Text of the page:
Last year, NCAN selected 25 U.S. cities to participate in the 2018-19 FAFSA Completion Challenge. Through this project, generously funded by The Kresge Foundation and Ascendium Education Group, NCAN challenges each of the grant recipient cities to increase its FAFSA completion rates by at least 5 percentage points for the graduating high school class of 2019. In an effort to address equity gaps, this challenge specifically focuses on cities with current FAFSA completion rates below the national average.
ASA Research, the 2018-19 FAFSA Completion Challenge project evaluator, is monitoring the 25 sites’ activities and results throughout the grant and will highlight strategies of interest through this blog series.
Most of the challenge sites are using social media strategies as part of their efforts to increase FAFSA completion. We interviewed three sites with active social media strategies: Fort Worth, Mobile, and Reno, all of which have found success with different types of social media strategies.
Mobile, which tracks 14 high schools’ progress through an online dashboard, has observed a positive correlation between level of social media activity and FAFSA completion rates. Reno found a dramatic increase in event attendance over last year after using geofencing – a technology used to tailor mobile advertising (described below) – to promote the event. Fort Worth supplements its use of social media with more traditional media usage and in-person outreach to students and families through events and posters, since not everyone is engaged online.
Below are summaries of each site’s social media strategies:
Fort Worth Independent School District works with its communications department to post weekly on social media channels (Facebook, Instagram, and Twitter). This strategy includes posting original video content. Fort Worth and its partners post information about events, monthly principal awards for schools with the highest number of FAFSA completions, student drawings that award prizes to FAFSA completers, and information for parents such as FAFSA “myth busters.” Fort Worth also distributes information through an internal electronic newsletter.
Mobile, led by the Mobile Area Education Foundation, keeps a regular schedule for posting messages to social media – mostly Facebook, since it allows for tracking of shares and likes. Mobile primarily targets parents through social media, as they are the “holder of the [FAFSA] document.” Mobile also purchases paid Facebook ads, which allow for targeting specific demographic populations in the geographic area.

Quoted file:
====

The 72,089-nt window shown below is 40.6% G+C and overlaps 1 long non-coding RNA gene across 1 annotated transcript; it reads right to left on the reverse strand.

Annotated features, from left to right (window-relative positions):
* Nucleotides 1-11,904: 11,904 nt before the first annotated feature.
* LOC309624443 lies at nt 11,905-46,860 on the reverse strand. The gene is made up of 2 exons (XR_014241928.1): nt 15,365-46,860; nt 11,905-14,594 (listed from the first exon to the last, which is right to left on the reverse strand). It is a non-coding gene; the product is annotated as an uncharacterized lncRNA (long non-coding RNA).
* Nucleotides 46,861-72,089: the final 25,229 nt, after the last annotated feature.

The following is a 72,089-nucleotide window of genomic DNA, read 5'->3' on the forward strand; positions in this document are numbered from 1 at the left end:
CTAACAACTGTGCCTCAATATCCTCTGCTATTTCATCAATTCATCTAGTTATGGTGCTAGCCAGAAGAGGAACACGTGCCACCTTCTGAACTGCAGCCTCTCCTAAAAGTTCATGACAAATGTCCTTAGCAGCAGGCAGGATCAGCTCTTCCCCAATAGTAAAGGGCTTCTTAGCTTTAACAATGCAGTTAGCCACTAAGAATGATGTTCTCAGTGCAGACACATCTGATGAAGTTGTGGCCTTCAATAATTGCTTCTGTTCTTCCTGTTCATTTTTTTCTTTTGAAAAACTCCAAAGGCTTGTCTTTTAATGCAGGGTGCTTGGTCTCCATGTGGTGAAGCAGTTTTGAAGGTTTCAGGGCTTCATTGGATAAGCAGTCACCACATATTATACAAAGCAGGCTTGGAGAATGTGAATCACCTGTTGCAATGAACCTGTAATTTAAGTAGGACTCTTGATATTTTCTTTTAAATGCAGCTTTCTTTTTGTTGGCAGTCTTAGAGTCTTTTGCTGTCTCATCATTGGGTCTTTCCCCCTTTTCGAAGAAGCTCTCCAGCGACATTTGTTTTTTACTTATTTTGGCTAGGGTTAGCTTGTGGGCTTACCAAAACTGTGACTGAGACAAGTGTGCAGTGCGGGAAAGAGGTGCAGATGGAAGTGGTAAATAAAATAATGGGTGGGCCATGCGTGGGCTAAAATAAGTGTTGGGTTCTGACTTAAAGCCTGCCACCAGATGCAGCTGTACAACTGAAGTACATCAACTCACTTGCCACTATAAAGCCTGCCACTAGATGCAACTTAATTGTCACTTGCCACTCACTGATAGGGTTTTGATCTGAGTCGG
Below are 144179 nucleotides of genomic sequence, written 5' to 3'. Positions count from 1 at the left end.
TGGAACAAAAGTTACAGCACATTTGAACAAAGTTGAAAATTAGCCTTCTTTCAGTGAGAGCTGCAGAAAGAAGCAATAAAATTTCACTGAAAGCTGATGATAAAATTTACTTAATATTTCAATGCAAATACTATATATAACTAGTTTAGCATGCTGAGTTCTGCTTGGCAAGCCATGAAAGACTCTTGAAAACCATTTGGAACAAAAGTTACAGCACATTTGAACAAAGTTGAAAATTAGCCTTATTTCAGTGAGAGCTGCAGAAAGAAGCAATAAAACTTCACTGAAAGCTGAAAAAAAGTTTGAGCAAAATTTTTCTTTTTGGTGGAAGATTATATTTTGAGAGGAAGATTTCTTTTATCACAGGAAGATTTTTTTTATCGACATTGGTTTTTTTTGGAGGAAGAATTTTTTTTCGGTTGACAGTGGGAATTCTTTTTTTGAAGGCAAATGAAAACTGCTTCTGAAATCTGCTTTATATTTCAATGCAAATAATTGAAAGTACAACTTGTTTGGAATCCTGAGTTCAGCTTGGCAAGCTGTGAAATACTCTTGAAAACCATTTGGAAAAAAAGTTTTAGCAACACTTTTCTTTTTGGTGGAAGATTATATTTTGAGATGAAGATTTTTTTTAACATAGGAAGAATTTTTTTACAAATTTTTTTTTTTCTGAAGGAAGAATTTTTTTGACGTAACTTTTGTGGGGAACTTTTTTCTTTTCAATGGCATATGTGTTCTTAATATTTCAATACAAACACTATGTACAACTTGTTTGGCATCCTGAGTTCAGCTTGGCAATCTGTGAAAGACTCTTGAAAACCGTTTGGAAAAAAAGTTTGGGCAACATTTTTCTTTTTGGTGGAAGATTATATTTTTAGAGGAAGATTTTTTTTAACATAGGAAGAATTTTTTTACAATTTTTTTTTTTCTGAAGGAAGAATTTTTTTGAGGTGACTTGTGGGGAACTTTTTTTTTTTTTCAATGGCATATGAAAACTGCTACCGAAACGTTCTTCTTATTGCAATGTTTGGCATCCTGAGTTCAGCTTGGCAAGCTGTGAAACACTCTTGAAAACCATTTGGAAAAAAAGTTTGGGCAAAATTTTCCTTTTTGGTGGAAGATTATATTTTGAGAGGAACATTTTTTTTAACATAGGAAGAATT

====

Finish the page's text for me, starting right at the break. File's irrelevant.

Reno, led by Truckee Meadows Community College, started with traditional media and geofencing in the fall, which were successful. The site wanted to reach the community more broadly, however, and later added social media strategies including Facebook, Instagram, and YouTube videos in both English and Spanish. Videos are posted to social media channels including Twitter and the institution’s Facebook page and financial aid office’s page, and are shared with each high school’s Facebook page. The site lead also includes video links in the monthly newsletter to high school counselors, and shares them with school district partners and elected officials.
Mobile Area Education Foundation’s director of strategic outcomes, Chandra Scott, has been learning about social media through her challenge grant activities, and shares the following tips for posting on Facebook:
Create posts with images and humorous memes to draw in views, and tie them to holidays and other events on the school calendar.
Schedule Facebook posts ahead of time for a regular day and time each week. Mobile has found the optimal time when people are most likely to view posts is a Tuesday or Thursday at 10 or 11 a.m.
Tag schools and colleges, so parents who have already liked those Facebook pages will see the posts on their timeline. This will also allow schools to share the posts with wider audiences.
Send posts to counselors and teachers who can then forward within their buildings or make school announcements around the post topic.
Set up a shared drive with social media images and files so partners can create their own posts.
Set aside time for social media each week on your work calendar.
In addition to social media channels, sites are engaging in geofencing and texting to reach parents.
Geofencing: Reno works with an advertising agency that specializes in community college advertising, including geofencing. Geofencing targets specific geographic locations and demographic characteristics through ads on mobile phone apps that have GPS capabilities. The idea is to reach individuals through apps they use frequently, in the hope that they will attend the events being advertised after viewing the information multiple times. Reno’s geofencing campaign was relatively low-cost and allowed them to more easily target specific populations than can traditional media. The geofencing ad for an October event had a total of 306,850 impressions (multiple views per person) and attendance at the event increased from 290 families last year to about 400 this year.
Texting: Fort Worth and Mobile are also engaging families through texting services. Mobile signed up 952 parents to receive texts about FAFSA completion by reaching out to them at high school football games, and only seven have opted out of the text service since October. The texting services can send a message to the entire list or to parents from specific schools. In Fort Worth, each school has access to the text messaging service, which allows them to set up group lists for seniors or other specific populations. The frequency of messaging varies by campus; some schools send out messages weekly, others monthly.